A few minutes later, UW's Frank Kaminsky picked up his second as well; the Badgers struggled mightily without Kaminsky on the floor in The Barn, so the Badgers' balance would once again be tested. 

The Badgers led 20-13 halfway through the half, and while it was still early, the Badgers' defense was several shades better than it had been against Indiana, Michigan and Minnesota. Thirteen minutes into the half, Purdue was shooting just 35 percent (7-for-20) from the field. 

To make matters worse for the Boilers, Matt Painter rolled the dice by playing Hammons in spite of his foul situation. It backfired, as Hammons picked up his third foul with 9:51 left in the half. Without Hammons on the floor, Purdue would have to make shots from the outside. Coming into today's game, Purdue ranked just 7th in the Big Ten in three-point percentage during conference play (32.7 percent). 

Defensively, Purdue was up to the challenge, particularly after the Badgers' hot start from the field. The Boilermakers went into the half down 32-29, despite not having Hammons on the floor very much at all (zero first half points).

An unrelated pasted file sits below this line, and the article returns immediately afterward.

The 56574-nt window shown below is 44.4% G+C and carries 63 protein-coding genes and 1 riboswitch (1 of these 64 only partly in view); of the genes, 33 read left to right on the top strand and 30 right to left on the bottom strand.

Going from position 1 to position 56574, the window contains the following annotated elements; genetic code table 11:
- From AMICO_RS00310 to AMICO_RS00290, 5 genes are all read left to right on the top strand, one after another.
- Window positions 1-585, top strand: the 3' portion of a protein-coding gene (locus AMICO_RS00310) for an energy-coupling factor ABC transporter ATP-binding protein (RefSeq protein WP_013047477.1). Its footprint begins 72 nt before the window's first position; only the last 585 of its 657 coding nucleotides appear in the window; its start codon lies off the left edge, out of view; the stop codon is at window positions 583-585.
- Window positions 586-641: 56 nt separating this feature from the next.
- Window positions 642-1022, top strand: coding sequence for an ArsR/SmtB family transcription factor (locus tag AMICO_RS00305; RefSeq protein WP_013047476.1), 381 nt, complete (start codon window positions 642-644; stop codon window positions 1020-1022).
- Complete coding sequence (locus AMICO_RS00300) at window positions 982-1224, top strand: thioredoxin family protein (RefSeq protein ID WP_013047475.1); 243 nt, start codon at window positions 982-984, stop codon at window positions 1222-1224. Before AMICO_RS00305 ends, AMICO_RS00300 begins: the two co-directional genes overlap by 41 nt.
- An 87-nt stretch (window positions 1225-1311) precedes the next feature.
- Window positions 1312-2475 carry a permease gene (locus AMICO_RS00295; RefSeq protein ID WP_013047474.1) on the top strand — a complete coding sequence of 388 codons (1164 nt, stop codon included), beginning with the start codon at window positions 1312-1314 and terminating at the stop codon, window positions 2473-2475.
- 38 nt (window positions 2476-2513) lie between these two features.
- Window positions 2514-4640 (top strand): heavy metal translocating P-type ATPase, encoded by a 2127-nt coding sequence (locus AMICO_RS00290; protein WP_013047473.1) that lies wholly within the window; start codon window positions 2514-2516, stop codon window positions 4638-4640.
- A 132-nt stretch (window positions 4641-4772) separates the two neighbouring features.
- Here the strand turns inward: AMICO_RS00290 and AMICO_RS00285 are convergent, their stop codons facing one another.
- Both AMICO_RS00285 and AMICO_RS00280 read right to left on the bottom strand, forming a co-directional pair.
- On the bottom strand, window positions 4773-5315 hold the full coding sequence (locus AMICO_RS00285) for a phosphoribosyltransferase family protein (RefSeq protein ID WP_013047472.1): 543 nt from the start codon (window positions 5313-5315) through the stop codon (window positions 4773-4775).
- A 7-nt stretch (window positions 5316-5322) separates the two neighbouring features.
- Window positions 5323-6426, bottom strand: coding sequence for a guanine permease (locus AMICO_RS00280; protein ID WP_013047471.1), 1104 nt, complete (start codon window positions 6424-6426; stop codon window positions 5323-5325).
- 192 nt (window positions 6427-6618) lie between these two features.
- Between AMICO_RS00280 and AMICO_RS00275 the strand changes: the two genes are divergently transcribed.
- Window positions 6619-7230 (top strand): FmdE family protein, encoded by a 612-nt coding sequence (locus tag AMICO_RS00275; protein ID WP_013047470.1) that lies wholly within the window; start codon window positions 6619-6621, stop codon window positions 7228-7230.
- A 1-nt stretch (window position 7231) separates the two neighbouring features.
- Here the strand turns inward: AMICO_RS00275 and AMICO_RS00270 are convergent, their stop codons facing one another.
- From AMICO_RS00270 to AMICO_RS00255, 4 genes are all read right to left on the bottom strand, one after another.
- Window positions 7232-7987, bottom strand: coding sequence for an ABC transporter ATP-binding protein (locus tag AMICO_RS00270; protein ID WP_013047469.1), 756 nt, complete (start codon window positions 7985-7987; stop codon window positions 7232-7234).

No. 10 Iowa rolls in Evanston, handles upset-minded Wildcats

Fouad Egbaria

Northwestern 50, No. 10 Iowa 76

When the Northwestern Wildcats and Iowa Hawkeyes in their current forms meet, the difference in philosophy is stark. The Wildcats, like pre-2013-14 Wisconsin, play tough defense and slow the game down. The Hawkeyes want to run, run, run. 

Don't look now, but after a brutal home loss against DePaul and three straight thumpings at the hands of Wisconsin, Michigan and Iowa, Chris Collins's Wildcats have won three of their last four, including a competitive 54-40 loss against Michigan State. Size, skill and depth isn't quite there yet for Northwestern, but their identity is very clear, a crucial development for a program under a first-year head coach. 

When the Wildcats went to Iowa City on Jan. 9, they lost 93-67, allowing the Hawkeyes to score a whopping 1.29 points per possession. They'd have to do a little better than that this afternoon in Welsh-Ryan if they planned on coming away with their fourth win in five games, a win that would, amazingly, move them to 4-4 in the Big Ten.